Last Friday I raced The Ealing Mile. It’s about as different from my target races as it’s possible to get in that it’s flat, short and on pavement. My inexperience and lack of speed over the distance really showed and that slightly metallic feeling was still slightly there at the back of my throat a few hours on from the race.
I’ve signed up to next months race already.
My key focus when planning my calendar for the year tends to be defined these days by Ultras and when they are. This means that my summer is entirely centred around long races and preparation for those. That doesn’t mean I’m only training endurance but psychologically endurance is always on the top of my mind. Thinking about long distance nutrition, hydration, strategy and performance is top of mind and all my metrics and targets are based around ultra races.
That season has finished now and the traditional thing to do would be to start building for next year by doing the standard endurance athlete thing of long winter base miles as the first phase of my ultra prep for next season but, as any athlete I’ve coached will know, I intend to do the very opposite.
The first reason for this is that I prefer to use a reverse of the traditional long base winter miles system common for a lot of runners and almost all cyclists. I prefer to build speed and work on my lactic threshold over the winter months then maintain those while I build more endurance in. It’s acknowledged to be better to place your race specific training close to the racing and my racing is definitely endurance and hill based.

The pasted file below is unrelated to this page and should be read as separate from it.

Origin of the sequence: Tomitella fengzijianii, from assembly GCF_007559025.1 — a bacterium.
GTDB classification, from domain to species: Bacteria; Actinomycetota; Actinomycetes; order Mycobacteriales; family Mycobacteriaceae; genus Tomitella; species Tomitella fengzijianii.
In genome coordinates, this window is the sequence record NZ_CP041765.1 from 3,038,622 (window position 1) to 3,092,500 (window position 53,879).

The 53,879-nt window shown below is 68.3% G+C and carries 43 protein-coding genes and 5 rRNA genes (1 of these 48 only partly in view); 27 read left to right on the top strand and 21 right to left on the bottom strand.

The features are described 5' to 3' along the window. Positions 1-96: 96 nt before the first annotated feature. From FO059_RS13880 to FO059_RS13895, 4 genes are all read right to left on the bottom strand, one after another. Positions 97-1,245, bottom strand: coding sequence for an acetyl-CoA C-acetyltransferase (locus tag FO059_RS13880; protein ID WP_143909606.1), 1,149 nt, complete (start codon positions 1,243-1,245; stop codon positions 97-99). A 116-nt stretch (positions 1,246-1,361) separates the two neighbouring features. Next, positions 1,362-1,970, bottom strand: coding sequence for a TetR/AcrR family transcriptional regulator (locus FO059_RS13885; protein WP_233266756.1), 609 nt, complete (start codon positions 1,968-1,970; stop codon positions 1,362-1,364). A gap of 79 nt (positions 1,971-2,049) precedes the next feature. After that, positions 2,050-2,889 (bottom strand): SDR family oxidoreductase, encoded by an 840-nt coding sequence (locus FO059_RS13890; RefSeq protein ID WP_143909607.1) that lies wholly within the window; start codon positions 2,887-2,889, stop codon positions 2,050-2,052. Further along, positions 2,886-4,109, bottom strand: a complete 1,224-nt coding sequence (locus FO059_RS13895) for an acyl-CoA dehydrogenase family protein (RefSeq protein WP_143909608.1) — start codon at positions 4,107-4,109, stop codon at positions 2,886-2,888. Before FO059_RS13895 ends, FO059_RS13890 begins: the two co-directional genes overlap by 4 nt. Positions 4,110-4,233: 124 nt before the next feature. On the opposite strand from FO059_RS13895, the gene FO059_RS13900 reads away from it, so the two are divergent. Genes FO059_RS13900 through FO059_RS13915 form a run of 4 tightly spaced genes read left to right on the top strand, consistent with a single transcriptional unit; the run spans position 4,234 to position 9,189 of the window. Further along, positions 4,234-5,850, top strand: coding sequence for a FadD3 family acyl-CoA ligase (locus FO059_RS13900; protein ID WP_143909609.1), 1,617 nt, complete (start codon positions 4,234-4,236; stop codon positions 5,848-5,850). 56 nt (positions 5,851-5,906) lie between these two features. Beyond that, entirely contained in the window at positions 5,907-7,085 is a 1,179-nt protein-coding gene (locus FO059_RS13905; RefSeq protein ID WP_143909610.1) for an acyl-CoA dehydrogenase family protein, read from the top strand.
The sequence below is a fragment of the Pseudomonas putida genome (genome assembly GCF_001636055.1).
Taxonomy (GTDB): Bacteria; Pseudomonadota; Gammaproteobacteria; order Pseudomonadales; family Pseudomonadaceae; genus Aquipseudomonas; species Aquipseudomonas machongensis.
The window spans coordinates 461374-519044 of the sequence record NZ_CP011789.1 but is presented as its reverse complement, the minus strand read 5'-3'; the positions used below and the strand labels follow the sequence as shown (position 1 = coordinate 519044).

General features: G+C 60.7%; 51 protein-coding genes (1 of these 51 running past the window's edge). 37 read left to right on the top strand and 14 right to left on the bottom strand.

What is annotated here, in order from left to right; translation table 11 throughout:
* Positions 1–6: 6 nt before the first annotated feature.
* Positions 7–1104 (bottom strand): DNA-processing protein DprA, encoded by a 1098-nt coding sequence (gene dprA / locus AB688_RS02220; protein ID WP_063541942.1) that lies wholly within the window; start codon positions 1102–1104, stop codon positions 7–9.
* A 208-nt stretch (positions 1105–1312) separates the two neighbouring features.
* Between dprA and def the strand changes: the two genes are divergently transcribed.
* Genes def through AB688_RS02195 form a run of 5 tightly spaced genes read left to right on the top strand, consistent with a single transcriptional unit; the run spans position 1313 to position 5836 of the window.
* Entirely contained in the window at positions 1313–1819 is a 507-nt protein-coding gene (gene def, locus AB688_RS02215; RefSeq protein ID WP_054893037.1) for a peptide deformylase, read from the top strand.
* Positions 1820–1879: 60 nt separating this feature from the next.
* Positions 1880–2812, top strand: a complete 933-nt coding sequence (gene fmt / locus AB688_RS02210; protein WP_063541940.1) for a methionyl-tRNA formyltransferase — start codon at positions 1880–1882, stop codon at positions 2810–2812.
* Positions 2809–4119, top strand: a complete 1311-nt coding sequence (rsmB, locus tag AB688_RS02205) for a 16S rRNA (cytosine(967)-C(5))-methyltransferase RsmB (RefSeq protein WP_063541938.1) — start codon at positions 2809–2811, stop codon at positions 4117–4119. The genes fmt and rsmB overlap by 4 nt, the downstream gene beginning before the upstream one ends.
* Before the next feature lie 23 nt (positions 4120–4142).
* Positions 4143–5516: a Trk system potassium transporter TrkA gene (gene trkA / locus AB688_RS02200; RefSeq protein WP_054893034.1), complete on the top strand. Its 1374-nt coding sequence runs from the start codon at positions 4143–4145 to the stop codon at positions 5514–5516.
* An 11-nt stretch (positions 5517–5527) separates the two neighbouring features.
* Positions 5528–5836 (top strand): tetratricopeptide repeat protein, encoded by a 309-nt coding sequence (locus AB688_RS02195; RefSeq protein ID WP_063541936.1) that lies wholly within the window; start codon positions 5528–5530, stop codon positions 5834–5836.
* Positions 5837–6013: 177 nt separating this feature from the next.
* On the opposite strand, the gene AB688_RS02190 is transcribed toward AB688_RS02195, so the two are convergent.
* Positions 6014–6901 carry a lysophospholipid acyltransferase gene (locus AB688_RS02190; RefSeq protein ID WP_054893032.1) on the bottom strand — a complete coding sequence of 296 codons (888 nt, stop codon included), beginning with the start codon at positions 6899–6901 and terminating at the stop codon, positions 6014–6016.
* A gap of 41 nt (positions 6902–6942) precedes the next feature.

Psychologically this is important for me too, I want a renewed focus, a new and interesting goal I can take through the winter which will contribute to my goals for next year but keep life interesting. Often, I take experienced marathoners through a structured approach to racing through 5km – 10km – half marathon – marathon and despite my end goal being longer than a marathon I’ve started much shorter than 5km.
After the one mile I will move on to trying to really smash my 5km PB before getting back to the serious business of really applied training for trail running and marathons. This has the benefit of renewed focus but also focusing on shorter events will enable me to get more racing experience which will help a lot in the long run (yes, I’m leaving that pun in).